In order to meet the high demand for power transmission capacity, some power companies have installed series capacitors on power transmission lines.  This allows the impedance of the line to be lowered, thus yielding increased transmission capability.  The series capacitor makes sense because it’s simple and could be installed for 15 to 30% of the cost of installing a new line, and it can provide the benefits of increased system stability, reduced system losses, and better voltage regulation.

Protective distance relays, which make use of impedance measurements in order to determine the presence and location of faults, are “fooled” by installed series capacitance on the line when the presence or absence of the capacitor in the fault circuit is not known a priori.  This is because the capacitance cancels or compensates some of the inductance of the line and therefore the relay may perceive a fault to be in its first zone when the fault is actually in the second or third zone of protection.  Similarly, first zone faults can be perceived to be reverse faults! Clearly this can cause some costly operating errors.

The general approach of interest is a method leading to the determination of the values of series L and C of the line at the time of the fault.  This is done by analyzing the synchronous and subsynchronous content of the V and I signals seperately which provides adequate information to compute the series L and C of the line.

Introduction - The Relaying Problems Associated With Series Capacitor
As modern transmission systems become more and more heavily loaded, the benefits of series compensation for many of the grid’s transmission lines become more obvious.  Clearly, adding series compensation is one of the cheapest, simplest ways of increasing transmission line capacity and system stability, lowering losses, and improving voltage regulation.1  Unfortunately, the series capacitor can undermine the effectiveness of many of the protection schemes used for long distance transmission lines.

The introduction of the capacitance in series with the line reactance adds certain complexities to the effective application of impedance based distance relays.  The relay will attempt to look at the ratio of voltage to current to determine the distance to the fault in order to decide if the fault is in or out of its zone of protection.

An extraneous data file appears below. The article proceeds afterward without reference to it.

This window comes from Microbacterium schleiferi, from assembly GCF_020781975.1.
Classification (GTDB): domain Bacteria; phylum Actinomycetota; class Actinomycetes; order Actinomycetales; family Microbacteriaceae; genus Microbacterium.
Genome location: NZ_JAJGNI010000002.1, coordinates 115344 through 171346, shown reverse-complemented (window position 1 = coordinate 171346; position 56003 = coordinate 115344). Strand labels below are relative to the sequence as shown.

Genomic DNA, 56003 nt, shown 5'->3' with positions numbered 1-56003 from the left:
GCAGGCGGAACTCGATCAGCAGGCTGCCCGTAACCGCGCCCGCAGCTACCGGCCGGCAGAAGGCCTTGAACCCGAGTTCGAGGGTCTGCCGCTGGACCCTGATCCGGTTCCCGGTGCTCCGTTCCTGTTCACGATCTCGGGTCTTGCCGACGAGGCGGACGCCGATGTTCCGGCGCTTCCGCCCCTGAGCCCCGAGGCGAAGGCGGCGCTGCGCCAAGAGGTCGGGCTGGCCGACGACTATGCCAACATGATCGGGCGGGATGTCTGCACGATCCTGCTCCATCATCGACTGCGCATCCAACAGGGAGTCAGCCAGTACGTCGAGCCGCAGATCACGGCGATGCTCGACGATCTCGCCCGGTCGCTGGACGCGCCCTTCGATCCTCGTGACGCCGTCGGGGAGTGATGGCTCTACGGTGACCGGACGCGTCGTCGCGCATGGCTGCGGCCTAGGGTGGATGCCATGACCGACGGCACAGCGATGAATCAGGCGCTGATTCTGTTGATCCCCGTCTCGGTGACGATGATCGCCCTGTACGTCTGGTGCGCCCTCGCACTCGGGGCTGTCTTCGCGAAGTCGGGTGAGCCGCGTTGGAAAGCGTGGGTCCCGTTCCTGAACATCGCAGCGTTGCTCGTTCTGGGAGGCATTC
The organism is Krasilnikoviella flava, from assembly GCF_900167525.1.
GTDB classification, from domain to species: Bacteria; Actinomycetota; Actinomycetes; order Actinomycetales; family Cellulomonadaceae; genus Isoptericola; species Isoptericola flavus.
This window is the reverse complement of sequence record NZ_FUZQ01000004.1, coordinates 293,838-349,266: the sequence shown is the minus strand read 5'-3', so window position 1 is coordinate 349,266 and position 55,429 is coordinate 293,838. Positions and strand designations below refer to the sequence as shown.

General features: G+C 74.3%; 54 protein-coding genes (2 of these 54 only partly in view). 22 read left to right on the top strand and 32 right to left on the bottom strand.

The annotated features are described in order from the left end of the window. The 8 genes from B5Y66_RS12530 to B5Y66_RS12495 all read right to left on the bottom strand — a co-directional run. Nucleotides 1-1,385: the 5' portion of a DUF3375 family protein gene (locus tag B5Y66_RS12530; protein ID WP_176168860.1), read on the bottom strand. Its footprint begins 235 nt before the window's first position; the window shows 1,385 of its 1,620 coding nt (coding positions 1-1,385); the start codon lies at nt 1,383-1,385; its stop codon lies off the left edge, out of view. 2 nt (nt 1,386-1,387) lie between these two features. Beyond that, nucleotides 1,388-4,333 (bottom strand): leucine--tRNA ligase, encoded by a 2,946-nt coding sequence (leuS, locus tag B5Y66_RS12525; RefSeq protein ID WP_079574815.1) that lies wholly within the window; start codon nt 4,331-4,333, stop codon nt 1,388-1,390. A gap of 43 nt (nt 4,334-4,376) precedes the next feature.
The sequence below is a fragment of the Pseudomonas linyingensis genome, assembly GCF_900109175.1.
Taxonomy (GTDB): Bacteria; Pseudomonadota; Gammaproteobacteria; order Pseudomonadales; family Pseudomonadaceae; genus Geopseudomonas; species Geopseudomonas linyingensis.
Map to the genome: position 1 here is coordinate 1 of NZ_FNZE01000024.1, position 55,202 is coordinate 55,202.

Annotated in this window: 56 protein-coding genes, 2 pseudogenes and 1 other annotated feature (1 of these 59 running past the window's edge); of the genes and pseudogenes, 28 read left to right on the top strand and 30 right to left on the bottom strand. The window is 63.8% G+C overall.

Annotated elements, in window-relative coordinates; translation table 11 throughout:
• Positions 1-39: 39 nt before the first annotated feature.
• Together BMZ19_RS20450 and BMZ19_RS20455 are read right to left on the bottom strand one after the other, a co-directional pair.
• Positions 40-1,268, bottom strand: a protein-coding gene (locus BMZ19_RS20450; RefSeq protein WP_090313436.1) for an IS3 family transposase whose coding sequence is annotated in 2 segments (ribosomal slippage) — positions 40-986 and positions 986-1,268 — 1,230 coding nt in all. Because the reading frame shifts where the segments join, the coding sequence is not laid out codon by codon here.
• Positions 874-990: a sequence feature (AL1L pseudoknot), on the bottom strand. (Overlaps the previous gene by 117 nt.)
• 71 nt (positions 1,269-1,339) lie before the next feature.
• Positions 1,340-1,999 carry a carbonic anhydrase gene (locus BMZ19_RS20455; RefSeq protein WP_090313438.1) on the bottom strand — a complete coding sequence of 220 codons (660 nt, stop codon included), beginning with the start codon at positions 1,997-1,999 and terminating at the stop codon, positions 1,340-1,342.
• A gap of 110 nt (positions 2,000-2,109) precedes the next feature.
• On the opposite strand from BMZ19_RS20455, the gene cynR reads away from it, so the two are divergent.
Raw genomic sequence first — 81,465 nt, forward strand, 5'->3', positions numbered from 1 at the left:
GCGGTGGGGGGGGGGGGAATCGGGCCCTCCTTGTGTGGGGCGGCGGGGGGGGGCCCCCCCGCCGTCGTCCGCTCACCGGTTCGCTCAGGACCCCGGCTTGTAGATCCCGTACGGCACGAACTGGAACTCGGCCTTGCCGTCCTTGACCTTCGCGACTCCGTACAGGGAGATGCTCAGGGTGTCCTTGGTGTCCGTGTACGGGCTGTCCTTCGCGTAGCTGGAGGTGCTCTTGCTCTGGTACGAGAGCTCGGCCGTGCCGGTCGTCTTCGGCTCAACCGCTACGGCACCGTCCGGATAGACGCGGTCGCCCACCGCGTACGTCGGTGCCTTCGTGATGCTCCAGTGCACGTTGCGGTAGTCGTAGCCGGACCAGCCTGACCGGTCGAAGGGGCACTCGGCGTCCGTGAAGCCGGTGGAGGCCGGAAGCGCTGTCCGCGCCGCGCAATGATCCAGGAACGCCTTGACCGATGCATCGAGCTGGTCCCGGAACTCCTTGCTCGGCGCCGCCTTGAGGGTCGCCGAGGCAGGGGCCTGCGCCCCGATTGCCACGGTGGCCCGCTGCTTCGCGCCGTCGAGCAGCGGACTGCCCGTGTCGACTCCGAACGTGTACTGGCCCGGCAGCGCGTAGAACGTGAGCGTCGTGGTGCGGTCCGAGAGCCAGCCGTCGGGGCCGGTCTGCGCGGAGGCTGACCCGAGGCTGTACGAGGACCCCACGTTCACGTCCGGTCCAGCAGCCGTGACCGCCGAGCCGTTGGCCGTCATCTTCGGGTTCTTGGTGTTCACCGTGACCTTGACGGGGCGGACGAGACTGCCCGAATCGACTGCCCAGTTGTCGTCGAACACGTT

It is of course possible to correct the settings of the relay when it is know that the capacitor is always going to be part of the fault circuit.  However, that is not always known.  By canceling some of the line’s series inductance, the series capacitor can make remote forward faults look as if they are in zone one of the relay when the capacitor is switched into the transmission line circuit and the relay setting rules are based on no capacitor in the fault loop (i.e. they can cause the relay to “overreach”).

Under these conditions, close-in faults can appear to be reverse faults due to voltage reversal (voltage inversion).2  More specifically, if we look at a plot of the apparent impedance seen versus the distance from the relay, we see the condition shown in figure I.1.  The case depicted in figure I.1 represents a line with 50% compensation.  (Line impedance is jX and cap impedance is -j(0.5*X).

It is clear from the plot that when the relay has been set according to a line with no series compensation, it
will see many of the faults on the line as reverse faults and will not operate at all.  Faults at almost 150% of the line will appear to be zone 1 faults as well. Clearly, some other scheme must be used to protect these lines.

One approach is to slow down the operation of the relay so that the capacitor protection system in use (MOV and/or spark gap and/or circuit breaker) will have time to operate and remove the capacitor (or short circuit its terminals) from service.  Then the traditional impedance (mho) relay will function properly. Unfortunately, extending the fault clearing time can lead to instability in the system.


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